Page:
My final post on the format shifting exception focuses on the sheer complexity of the provision. The idea behind format shifting makes a great deal of sense – consumers buy books, photos, videos, and other content and want the right to view or enjoy the content on the device or medium of choice. Those rights can be priced into the purchase price and copyright law should facilitate that form of personal use.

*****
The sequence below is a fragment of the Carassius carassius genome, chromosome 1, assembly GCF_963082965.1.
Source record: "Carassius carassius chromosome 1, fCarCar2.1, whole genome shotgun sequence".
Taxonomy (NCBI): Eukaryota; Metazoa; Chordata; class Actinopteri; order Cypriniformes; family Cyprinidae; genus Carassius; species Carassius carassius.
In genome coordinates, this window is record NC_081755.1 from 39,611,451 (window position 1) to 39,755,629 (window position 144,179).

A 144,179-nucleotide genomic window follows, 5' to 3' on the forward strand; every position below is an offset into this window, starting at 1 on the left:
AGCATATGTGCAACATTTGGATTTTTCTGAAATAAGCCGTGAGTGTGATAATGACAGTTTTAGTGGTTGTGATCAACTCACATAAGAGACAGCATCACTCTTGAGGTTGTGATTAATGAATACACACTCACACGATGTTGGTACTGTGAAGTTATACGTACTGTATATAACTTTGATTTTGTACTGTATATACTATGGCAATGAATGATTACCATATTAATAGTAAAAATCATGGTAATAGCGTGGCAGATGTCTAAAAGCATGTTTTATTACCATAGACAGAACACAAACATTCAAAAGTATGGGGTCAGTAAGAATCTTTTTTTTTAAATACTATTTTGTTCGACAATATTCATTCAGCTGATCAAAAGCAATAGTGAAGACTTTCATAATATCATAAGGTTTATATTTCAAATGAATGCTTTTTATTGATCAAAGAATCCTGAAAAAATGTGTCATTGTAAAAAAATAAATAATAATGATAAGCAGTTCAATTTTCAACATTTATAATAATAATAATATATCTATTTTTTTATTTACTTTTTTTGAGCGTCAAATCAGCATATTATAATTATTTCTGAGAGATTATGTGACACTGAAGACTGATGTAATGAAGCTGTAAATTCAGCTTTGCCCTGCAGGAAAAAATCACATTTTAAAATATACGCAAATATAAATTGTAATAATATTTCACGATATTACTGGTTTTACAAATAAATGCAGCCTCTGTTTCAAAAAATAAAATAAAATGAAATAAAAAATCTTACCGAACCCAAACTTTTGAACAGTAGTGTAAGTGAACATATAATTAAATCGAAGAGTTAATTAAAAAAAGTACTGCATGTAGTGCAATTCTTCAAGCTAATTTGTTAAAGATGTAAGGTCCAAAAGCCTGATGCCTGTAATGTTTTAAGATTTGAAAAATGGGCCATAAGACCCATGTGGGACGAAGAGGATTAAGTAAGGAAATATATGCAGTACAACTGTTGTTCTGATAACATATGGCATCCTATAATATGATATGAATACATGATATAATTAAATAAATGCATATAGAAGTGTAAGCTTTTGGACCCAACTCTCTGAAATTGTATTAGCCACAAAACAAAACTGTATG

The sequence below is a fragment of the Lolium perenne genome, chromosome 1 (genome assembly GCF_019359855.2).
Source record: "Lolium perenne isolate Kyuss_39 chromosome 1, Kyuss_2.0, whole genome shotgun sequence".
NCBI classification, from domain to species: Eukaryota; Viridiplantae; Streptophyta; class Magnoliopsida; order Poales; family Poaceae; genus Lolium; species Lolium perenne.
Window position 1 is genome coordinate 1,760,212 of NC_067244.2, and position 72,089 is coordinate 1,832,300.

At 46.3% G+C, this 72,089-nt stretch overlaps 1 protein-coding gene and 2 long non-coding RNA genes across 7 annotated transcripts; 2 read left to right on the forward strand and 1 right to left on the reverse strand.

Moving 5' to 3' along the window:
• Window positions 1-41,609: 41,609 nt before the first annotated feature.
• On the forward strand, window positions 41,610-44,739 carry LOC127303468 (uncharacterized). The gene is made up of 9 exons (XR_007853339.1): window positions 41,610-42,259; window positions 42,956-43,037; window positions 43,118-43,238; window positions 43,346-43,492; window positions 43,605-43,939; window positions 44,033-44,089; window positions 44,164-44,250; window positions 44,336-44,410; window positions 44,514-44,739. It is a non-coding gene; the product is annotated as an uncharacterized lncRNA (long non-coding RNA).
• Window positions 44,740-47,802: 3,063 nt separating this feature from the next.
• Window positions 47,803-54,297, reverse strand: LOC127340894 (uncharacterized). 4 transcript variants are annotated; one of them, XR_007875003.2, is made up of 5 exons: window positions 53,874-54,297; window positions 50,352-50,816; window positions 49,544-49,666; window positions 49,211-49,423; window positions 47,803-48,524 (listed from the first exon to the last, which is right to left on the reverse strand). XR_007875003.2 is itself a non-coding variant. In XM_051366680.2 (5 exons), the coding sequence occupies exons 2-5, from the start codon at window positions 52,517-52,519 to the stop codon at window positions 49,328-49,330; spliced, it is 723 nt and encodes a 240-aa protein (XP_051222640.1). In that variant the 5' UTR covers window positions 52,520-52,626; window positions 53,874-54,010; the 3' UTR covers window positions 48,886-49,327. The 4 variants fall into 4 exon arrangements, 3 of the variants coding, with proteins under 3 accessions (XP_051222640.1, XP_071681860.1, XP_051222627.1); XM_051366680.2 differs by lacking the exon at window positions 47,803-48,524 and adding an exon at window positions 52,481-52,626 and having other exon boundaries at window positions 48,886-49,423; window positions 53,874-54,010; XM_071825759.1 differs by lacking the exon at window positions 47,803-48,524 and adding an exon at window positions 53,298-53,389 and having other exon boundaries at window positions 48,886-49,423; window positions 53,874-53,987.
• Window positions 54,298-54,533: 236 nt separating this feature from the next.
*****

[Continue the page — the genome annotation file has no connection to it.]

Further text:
Yet even beyond the digital lock limitation, the provision contains so many conditions that it will leave many Canadians unsure as to whether they have complied with the law. Just how complicated? The PDF chart below shows the 12 step process that Canadians must meet in order to comply. This is simply unworkable for all but a handful of lawyers. The government has said it wants to target commercial infringement, yet complicated provisions like this one send a different message. The law should be amended to keep format shifting, but with a simplified process.